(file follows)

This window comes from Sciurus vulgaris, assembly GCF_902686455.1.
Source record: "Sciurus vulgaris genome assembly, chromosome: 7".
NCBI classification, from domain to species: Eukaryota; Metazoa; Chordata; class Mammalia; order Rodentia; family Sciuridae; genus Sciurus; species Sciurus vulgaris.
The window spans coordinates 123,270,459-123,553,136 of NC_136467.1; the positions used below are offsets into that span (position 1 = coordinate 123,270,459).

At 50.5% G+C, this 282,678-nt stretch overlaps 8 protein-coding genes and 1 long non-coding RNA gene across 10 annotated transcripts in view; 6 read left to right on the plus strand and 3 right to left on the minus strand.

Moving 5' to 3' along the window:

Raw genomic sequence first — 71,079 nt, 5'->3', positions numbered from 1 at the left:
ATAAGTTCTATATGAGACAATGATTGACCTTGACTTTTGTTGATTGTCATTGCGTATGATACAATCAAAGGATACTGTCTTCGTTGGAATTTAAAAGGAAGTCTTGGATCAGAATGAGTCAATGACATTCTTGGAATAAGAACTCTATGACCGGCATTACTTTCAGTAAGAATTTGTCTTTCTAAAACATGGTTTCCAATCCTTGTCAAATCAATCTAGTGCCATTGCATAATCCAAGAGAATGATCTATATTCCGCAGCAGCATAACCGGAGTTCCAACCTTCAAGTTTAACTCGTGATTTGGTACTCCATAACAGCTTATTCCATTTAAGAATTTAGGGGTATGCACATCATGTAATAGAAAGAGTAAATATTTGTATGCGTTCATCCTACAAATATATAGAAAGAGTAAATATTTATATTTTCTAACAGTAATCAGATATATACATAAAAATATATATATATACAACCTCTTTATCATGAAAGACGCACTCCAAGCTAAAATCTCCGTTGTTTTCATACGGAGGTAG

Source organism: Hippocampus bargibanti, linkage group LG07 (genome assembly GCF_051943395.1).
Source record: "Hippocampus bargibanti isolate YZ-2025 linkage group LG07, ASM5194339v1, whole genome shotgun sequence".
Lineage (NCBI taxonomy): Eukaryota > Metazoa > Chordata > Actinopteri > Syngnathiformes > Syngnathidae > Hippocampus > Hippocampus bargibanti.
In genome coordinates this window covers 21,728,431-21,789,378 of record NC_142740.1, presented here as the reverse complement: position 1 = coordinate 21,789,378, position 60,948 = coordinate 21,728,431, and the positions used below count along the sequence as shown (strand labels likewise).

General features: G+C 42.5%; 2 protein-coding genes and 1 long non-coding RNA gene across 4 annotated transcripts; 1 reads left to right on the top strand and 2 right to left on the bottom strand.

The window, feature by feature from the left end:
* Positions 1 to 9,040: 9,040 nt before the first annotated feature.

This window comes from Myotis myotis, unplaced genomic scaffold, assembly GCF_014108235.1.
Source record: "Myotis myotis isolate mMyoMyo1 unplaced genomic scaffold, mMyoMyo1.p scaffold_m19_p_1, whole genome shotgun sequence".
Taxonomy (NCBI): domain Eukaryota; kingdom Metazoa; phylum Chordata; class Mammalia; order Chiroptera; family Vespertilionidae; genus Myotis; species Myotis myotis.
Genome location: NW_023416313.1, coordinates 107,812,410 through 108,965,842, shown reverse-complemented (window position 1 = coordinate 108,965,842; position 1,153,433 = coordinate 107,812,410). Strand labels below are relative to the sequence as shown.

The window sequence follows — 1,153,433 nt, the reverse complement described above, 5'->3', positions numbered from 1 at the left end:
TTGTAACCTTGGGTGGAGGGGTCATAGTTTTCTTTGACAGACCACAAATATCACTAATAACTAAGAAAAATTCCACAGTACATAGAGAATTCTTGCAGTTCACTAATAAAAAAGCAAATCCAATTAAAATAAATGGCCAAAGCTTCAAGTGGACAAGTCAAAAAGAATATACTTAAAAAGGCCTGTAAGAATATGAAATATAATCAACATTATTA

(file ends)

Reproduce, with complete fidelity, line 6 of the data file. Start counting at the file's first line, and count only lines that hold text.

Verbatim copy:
Moving 5' to 3' along the window: